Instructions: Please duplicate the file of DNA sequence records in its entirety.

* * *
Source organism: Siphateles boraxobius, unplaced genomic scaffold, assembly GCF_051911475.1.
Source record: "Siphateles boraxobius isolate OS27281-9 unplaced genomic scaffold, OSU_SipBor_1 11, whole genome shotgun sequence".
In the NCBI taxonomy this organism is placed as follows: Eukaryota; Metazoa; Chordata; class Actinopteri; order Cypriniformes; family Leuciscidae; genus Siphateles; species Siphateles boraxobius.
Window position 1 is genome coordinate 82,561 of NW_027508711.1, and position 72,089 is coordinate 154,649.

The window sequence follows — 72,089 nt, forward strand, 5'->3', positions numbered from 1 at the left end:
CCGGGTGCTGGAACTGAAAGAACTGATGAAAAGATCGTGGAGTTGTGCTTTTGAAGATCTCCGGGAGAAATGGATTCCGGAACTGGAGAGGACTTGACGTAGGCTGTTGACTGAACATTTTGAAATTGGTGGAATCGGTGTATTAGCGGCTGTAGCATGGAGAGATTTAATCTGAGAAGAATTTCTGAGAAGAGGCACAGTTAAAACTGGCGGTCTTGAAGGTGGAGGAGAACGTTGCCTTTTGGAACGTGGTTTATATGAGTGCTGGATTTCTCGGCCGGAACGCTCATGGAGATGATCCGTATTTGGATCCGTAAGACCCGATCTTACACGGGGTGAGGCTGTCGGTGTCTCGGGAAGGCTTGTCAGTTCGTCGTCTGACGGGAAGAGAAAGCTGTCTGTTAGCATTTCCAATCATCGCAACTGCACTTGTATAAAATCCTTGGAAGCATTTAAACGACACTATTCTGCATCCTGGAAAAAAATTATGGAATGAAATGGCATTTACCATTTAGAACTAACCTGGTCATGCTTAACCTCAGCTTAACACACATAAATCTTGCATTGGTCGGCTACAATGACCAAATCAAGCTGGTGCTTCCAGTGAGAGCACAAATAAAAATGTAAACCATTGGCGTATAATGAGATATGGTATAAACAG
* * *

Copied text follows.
Source organism: Siphateles boraxobius, unplaced genomic scaffold, assembly GCF_051911475.1.
Source record: "Siphateles boraxobius isolate OS27281-9 unplaced genomic scaffold, OSU_SipBor_1 11, whole genome shotgun sequence".
In the NCBI taxonomy this organism is placed as follows: Eukaryota; Metazoa; Chordata; class Actinopteri; order Cypriniformes; family Leuciscidae; genus Siphateles; species Siphateles boraxobius.
Window position 1 is genome coordinate 82,561 of NW_027508711.1, and position 72,089 is coordinate 154,649.

The window sequence follows — 72,089 nt, forward strand, 5'->3', positions numbered from 1 at the left end:
CCGGGTGCTGGAACTGAAAGAACTGATGAAAAGATCGTGGAGTTGTGCTTTTGAAGATCTCCGGGAGAAATGGATTCCGGAACTGGAGAGGACTTGACGTAGGCTGTTGACTGAACATTTTGAAATTGGTGGAATCGGTGTATTAGCGGCTGTAGCATGGAGAGATTTAATCTGAGAAGAATTTCTGAGAAGAGGCACAGTTAAAACTGGCGGTCTTGAAGGTGGAGGAGAACGTTGCCTTTTGGAACGTGGTTTATATGAGTGCTGGATTTCTCGGCCGGAACGCTCATGGAGATGATCCGTATTTGGATCCGTAAGACCCGATCTTACACGGGGTGAGGCTGTCGGTGTCTCGGGAAGGCTTGTCAGTTCGTCGTCTGACGGGAAGAGAAAGCTGTCTGTTAGCATTTCCAATCATCGCAACTGCACTTGTATAAAATCCTTGGAAGCATTTAAACGACACTATTCTGCATCCTGGAAAAAAATTATGGAATGAAATGGCATTTACCATTTAGAACTAACCTGGTCATGCTTAACCTCAGCTTAACACACATAAATCTTGCATTGGTCGGCTACAATGACCAAATCAAGCTGGTGCTTCCAGTGAGAGCACAAATAAAAATGTAAACCATTGGCGTATAATGAGATATGGTATAAACAG